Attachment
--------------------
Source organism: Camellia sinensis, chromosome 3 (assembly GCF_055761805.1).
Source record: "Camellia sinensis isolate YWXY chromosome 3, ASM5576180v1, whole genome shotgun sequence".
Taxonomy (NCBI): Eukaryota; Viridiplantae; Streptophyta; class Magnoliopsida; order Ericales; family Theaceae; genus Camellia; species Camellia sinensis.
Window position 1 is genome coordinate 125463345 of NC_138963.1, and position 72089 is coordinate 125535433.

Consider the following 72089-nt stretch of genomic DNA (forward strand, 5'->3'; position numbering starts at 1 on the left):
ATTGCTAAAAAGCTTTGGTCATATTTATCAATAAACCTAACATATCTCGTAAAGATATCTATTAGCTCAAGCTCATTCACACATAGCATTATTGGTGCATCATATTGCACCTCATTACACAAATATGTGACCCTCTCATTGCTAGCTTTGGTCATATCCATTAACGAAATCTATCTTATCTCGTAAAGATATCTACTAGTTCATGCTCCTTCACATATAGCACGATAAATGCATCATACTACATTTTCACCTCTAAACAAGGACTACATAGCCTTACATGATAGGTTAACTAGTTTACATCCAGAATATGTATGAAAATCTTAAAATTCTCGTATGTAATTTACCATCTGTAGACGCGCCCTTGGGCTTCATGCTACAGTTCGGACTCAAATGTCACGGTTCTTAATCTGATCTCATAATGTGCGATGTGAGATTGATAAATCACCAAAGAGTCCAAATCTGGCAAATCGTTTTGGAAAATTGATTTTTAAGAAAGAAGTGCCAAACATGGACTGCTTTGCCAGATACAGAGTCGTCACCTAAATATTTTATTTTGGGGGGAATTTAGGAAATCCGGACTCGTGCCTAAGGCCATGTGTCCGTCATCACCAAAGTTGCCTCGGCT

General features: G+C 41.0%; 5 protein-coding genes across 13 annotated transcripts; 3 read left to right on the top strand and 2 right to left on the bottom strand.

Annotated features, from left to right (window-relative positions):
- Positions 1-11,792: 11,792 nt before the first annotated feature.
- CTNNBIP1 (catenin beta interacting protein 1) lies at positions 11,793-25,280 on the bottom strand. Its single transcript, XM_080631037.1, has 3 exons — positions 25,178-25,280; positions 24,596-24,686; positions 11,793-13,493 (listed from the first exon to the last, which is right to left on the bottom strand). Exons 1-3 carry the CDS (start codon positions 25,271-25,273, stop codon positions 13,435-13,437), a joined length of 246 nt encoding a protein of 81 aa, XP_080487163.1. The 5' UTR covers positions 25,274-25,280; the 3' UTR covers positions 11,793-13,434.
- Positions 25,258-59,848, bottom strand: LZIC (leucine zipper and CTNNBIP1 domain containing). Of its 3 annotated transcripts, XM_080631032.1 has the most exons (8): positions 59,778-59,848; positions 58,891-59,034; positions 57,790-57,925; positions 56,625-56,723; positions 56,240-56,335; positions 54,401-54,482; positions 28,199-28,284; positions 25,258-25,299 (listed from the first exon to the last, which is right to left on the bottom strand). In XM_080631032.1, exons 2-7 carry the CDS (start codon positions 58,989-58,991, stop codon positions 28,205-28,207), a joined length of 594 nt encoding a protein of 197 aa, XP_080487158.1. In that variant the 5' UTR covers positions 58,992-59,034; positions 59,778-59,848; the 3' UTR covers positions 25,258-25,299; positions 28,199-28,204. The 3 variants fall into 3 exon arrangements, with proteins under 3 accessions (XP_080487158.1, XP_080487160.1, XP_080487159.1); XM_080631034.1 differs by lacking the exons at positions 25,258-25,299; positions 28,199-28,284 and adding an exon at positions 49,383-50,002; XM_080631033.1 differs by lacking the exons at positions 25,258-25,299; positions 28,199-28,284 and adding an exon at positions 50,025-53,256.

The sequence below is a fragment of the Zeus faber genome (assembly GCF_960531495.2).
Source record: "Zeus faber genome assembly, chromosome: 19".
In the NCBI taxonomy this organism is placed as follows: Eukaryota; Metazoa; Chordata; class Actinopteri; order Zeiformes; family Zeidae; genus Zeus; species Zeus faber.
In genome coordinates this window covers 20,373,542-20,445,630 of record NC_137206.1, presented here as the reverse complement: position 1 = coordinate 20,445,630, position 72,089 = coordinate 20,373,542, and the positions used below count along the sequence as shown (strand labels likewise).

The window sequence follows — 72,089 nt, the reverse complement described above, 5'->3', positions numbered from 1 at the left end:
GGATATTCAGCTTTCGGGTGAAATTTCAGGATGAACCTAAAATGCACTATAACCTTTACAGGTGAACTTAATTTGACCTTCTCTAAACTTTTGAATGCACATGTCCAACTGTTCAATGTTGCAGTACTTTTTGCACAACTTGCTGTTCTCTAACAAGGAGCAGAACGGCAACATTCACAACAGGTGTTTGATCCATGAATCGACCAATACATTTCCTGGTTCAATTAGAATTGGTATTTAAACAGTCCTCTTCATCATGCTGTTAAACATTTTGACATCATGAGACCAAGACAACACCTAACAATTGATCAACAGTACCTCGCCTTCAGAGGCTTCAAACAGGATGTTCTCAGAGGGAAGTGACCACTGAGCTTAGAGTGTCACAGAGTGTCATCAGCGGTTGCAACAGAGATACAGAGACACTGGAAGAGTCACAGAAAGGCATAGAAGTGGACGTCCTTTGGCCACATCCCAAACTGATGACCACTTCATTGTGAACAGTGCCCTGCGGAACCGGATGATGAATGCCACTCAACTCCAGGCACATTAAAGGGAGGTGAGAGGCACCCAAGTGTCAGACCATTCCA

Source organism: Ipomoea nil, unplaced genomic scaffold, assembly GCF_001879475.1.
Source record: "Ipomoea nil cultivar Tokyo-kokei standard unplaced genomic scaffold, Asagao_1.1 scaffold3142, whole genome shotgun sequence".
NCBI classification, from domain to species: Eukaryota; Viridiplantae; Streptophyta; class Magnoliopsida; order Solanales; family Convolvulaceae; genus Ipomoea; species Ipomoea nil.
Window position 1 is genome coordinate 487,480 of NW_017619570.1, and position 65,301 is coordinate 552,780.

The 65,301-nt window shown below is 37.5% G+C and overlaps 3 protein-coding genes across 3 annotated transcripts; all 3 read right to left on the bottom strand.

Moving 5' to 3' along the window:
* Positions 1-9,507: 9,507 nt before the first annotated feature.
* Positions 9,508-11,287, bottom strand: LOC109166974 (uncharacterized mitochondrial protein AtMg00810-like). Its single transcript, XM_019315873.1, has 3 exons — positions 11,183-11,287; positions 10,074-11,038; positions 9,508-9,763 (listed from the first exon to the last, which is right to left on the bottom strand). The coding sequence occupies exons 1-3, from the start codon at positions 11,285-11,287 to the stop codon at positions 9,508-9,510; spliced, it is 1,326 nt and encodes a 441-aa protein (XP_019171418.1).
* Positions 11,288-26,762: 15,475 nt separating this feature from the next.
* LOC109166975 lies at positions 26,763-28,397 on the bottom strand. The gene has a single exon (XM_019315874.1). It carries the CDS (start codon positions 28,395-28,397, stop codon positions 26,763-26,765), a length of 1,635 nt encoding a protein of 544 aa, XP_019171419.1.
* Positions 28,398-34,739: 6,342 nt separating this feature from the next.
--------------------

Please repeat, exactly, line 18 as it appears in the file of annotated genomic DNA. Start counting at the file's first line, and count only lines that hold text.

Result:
Source organism: Ipomoea nil, unplaced genomic scaffold, assembly GCF_001879475.1.